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[css-page] Forcing the first printed page to be a verso page

From: Peter Moulder <pjrm@mail.internode.on.net>
Date: Thu, 17 Sep 2015 22:55:03 +1000
To: www-style@w3.org
Message-ID: <20150917125503.GA27171@mail.internode.on.net>
[Possibly the very recent change to the Editors' Page was intended to
 clarify the answer to the first part of this message, by moving the two
 most relevant sentences into the same paragraph, with the intent that it
 be understood that the first sentence actually means "other than in the
 circumstance described in the rest of this paragraph".

 However, since the edit only moves text rather than changing wording,
 it's not clear that that was the intent.]

There are some things that aren't clear about how these parts of section
3.3 (Page Progression) combine:

  # In documents with a left-to-right page progression
  # the first page of the document is a right page, and vice versa.

  # The UA must suppress the first (empty) page(s)
  # [if the author forces printing to begin on a left or right page].

In the forced case, in what sense does this suppressed first page of the
document still exist?

Does it still increment the implicit page counter, such that the first
printed page (as matched by :first) is page 2?

(The spec as written says yes, in that any "first page of the document" is
by definition a page in the document, and "every page of the document"
increments an implicit page counter.)

Other than possibly incrementing the page counter, does this suppressed
page have any other presence in a PDF or postscript document that might be
used for printing; what consequences, if any, are there of this page being
in the document?

If UAs are to prevent an initial blank page, then what is the expected usual
practice for printing this document in a way that binding works?  How practical
is this, how common is it that software provides for this?

(I've looked at only a couple of pieces of software I had on hand, and didn't
find provision for it in the duplexing options of the printer setup dialog

It also isn't clear in the existing text what the condition is in general
for when the first printed page is a left or right page.  The relevant
part of the spec is:

  # To explicitly force a document to begin printing on a left or right page,
  # authors can specify a 'break-before' value
  # that that propagates a page break to the root. [[!CSS3-BREAK]]

(Presumably "that that" is a typo for "that", rather than meaning "which

css-break doesn't really define the phrase "propagating a page break
to the root", and the closest it gets seems like it isn't the definition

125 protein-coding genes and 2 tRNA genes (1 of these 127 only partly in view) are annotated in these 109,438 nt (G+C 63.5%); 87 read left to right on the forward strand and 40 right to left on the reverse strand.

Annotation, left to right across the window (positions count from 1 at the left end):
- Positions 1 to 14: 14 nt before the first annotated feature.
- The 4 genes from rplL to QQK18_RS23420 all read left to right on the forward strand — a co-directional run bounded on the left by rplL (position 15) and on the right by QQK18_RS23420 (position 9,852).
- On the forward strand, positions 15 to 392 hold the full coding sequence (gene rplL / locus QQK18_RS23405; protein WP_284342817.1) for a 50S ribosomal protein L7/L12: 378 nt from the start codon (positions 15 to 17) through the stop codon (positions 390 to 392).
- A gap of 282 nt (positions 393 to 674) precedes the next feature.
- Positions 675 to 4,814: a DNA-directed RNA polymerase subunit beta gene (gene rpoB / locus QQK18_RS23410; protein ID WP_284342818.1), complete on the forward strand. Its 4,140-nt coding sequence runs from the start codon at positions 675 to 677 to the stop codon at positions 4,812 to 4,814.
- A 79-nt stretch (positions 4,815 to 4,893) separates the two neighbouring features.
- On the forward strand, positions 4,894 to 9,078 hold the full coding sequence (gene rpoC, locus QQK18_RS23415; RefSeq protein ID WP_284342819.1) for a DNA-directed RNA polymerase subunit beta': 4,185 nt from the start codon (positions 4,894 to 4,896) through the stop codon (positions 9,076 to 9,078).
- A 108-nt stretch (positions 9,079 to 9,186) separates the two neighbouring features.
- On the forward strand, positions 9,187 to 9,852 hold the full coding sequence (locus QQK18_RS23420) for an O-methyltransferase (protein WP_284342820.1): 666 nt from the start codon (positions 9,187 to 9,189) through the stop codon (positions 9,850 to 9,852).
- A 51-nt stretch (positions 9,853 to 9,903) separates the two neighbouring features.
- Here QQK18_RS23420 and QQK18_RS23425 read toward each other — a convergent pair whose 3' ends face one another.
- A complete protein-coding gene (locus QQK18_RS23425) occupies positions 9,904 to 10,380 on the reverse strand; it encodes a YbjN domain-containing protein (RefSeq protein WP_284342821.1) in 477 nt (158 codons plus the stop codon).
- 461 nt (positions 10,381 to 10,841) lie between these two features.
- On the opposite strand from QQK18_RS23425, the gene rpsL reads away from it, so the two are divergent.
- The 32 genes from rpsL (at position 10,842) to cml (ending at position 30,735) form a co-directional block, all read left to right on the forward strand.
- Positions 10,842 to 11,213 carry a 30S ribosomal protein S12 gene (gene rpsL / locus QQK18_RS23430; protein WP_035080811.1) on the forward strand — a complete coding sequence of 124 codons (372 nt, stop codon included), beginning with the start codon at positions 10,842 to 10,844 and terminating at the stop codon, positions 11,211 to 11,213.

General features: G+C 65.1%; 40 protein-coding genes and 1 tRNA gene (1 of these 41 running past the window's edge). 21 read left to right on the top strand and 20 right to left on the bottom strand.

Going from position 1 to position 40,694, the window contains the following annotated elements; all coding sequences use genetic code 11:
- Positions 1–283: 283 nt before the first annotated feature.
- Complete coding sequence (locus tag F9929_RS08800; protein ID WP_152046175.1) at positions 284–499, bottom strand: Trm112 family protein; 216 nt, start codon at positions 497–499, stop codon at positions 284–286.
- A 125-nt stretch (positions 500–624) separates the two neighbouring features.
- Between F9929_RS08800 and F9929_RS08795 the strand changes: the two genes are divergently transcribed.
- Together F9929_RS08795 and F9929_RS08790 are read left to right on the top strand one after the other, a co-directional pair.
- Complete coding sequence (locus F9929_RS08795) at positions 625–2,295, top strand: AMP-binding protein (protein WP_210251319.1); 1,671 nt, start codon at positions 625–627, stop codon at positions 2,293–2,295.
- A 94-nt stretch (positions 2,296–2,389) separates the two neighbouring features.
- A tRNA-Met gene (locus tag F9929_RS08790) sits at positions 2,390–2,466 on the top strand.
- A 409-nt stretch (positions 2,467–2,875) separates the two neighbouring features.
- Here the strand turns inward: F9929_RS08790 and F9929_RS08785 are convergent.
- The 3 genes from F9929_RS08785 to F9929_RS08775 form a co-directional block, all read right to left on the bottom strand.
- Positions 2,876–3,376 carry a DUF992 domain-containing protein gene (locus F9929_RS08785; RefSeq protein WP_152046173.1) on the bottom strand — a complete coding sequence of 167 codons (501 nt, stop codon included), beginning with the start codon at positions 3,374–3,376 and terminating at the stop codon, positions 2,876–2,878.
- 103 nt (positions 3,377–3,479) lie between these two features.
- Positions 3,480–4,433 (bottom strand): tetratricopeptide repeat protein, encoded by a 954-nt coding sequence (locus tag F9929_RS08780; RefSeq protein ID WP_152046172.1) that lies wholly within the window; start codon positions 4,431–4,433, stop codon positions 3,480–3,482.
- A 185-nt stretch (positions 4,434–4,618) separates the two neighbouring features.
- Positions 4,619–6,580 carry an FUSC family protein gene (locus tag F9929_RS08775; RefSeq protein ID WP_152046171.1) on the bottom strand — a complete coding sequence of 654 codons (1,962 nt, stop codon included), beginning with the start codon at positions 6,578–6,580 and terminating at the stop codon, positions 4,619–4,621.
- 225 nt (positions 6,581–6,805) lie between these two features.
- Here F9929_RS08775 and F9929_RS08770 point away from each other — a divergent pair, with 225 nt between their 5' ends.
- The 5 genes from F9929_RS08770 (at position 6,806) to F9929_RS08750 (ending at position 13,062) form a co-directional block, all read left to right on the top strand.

one would want:

  - css-break suggests that setting break-before on :root itself doesn't
    count (because it isn't isn't a child and has no container, so it isn't
    described as propagating).

  - it isn't clear what counts as a page break being propagated, i.e. what
    values of page-break-before force the first page to be verso.  By
    a literal reading, even the value 'recto' might count.

  - The example that break-before:always is sufficient is surprising to
    me, as print-media stylesheets have traditionally (e.g. the CSS 2.1
    recommended UA stylesheet for HTML) had
      h1 { page-break-before: always }
    which suggests that every document starting with an h1 (not inside an
    element that starts a new fragmentation context) would have this
    swapped behaviour.  This is surprising, because I think users would
    very rarely want this behaviour, so the language should not make it
    the behaviour for standard document practice.

    (Similar comments might apply for the common practice of
    div.chapter { page-break-before: recto }.)

Here are the answers to the above questions that I chose for implementation:

  - That the suppressed page has no presence at all as a page in the
    document, i.e. that the first page of the document is the first printed
    page, and it's numbered 1 when the page counter is left to be updated

  - Omit the blank page like the spec says; duplexing is the user's
    (However, my preliminary findings above as to practicality of printing
    the resulting document make me question this behaviour.)

  - That the only values of 'break-before' that cause the first page
    to be verso are 'verso' and whichever of 'left' and 'right' corresponds
    to 'verso' per the document's page progression direction ('left' for

    (In other words, "page-break-before:always/left/right/..." means "make
    sure that this element is always at the top of a [left/right/...]
    page", comparable to the usual combining of multiple
    break-{before,after} values.)

Received on Thursday, 17 September 2015 12:55:35 UTC

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